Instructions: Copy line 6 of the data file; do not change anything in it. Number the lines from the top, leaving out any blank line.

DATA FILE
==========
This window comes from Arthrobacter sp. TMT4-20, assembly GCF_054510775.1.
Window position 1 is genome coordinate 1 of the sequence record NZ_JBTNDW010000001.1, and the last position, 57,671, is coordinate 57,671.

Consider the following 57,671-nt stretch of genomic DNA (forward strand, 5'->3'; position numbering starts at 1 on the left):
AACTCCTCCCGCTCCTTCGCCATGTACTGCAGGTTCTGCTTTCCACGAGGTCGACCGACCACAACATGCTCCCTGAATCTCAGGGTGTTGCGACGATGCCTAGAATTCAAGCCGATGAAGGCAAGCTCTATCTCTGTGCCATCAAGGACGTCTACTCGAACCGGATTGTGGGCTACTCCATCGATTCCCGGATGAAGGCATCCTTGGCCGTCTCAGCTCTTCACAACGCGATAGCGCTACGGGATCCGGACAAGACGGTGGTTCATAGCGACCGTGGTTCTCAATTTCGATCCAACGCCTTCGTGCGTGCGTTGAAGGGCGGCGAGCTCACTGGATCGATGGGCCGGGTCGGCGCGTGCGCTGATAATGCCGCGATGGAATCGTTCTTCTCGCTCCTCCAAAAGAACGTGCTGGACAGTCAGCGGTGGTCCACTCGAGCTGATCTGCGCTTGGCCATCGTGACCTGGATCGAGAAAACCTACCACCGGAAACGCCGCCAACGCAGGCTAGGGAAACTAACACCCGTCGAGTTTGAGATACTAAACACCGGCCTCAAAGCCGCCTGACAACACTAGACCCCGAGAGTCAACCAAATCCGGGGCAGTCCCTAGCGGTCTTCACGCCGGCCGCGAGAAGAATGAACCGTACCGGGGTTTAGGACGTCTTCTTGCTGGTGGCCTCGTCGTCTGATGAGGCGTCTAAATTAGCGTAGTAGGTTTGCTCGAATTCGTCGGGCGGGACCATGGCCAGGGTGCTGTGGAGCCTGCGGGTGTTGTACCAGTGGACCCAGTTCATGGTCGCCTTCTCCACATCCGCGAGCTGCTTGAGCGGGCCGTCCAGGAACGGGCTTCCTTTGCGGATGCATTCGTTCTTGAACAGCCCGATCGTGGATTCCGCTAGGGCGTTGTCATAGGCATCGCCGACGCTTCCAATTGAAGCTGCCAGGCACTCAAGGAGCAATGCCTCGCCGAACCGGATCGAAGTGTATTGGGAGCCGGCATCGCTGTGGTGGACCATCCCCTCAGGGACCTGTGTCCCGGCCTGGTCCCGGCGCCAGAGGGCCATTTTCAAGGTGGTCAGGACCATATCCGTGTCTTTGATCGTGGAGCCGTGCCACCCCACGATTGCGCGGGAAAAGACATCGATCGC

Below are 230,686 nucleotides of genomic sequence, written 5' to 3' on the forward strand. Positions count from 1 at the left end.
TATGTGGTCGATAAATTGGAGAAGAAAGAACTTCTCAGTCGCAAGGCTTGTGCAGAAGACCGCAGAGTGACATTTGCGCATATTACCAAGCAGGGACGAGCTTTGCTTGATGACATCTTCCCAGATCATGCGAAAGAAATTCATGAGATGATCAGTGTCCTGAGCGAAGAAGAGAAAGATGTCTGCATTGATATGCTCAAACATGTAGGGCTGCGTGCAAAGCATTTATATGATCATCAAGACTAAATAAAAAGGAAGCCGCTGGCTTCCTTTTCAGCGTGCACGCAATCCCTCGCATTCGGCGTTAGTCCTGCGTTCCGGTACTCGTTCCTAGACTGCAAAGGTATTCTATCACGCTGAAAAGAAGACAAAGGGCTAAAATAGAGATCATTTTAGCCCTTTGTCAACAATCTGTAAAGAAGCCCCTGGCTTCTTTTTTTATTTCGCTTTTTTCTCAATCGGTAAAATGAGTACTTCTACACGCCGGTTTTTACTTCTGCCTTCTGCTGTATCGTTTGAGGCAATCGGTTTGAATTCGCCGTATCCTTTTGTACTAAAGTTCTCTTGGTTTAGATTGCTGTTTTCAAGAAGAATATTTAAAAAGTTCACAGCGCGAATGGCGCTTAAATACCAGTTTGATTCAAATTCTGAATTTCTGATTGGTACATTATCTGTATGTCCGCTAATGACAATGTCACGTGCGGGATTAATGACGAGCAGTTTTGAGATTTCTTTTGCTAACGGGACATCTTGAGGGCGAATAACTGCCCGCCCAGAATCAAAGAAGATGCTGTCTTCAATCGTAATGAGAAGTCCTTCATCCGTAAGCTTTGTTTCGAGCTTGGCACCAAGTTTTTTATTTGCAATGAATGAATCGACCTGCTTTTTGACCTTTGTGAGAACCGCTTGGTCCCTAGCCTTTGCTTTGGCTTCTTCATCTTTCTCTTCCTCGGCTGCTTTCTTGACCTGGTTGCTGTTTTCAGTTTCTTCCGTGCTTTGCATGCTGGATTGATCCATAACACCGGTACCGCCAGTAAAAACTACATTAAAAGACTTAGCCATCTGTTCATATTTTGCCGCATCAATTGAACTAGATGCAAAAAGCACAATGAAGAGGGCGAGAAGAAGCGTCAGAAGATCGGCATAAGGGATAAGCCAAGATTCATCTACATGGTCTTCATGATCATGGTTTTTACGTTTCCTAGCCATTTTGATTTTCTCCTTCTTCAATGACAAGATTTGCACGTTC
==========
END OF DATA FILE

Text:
TATGTGGTCGATAAATTGGAGAAGAAAGAACTTCTCAGTCGCAAGGCTTGTGCAGAAGACCGCAGAGTGACATTTGCGCATATTACCAAGCAGGGACGAGCTTTGCTTGATGACATCTTCCCAGATCATGCGAAAGAAATTCATGAGATGATCAGTGTCCTGAGCGAAGAAGAGAAAGATGTCTGCATTGATATGCTCAAACATGTAGGGCTGCGTGCAAAGCATTTATATGATCATCAAGACTAAATAAAAAGGAAGCCGCTGGCTTCCTTTTCAGCGTGCACGCAATCCCTCGCATTCGGCGTTAGTCCTGCGTTCCGGTACTCGTTCCTAGACTGCAAAGGTATTCTATCACGCTGAAAAGAAGACAAAGGGCTAAAATAGAGATCATTTTAGCCCTTTGTCAACAATCTGTAAAGAAGCCCCTGGCTTCTTTTTTTATTTCGCTTTTTTCTCAATCGGTAAAATGAGTACTTCTACACGCCGGTTTTTACTTCTGCCTTCTGCTGTATCGTTTGAGGCAATCGGTTTGAATTCGCCGTATCCTTTTGTACTAAAGTTCTCTTGGTTTAGATTGCTGTTTTCAAGAAGAATATTTAAAAAGTTCACAGCGCGAATGGCGCTTAAATACCAGTTTGATTCAAATTCTGAATTTCTGATTGGTACATTATCTGTATGTCCGCTAATGACAATGTCACGTGCGGGATTAATGACGAGCAGTTTTGAGATTTCTTTTGCTAACGGGACATCTTGAGGGCGAATAACTGCCCGCCCAGAATCAAAGAAGATGCTGTCTTCAATCGTAATGAGAAGTCCTTCATCCGTAAGCTTTGTTTCGAGCTTGGCACCAAGTTTTTTATTTGCAATGAATGAATCGACCTGCTTTTTGACCTTTGTGAGAACCGCTTGGTCCCTAGCCTTTGCTTTGGCTTCTTCATCTTTCTCTTCCTCGGCTGCTTTCTTGACCTGGTTGCTGTTTTCAGTTTCTTCCGTGCTTTGCATGCTGGATTGATCCATAACACCGGTACCGCCAGTAAAAACTACATTAAAAGACTTAGCCATCTGTTCATATTTTGCCGCATCAATTGAACTAGATGCAAAAAGCACAATGAAGAGGGCGAGAAGAAGCGTCAGAAGATCGGCATAAGGGATAAGCCAAGATTCATCTACATGGTCTTCATGATCATGGTTTTTACGTTTCCTAGCCATTTTGATTTTCTCCTTCTTCAATGACAAGATTTGCACGTTC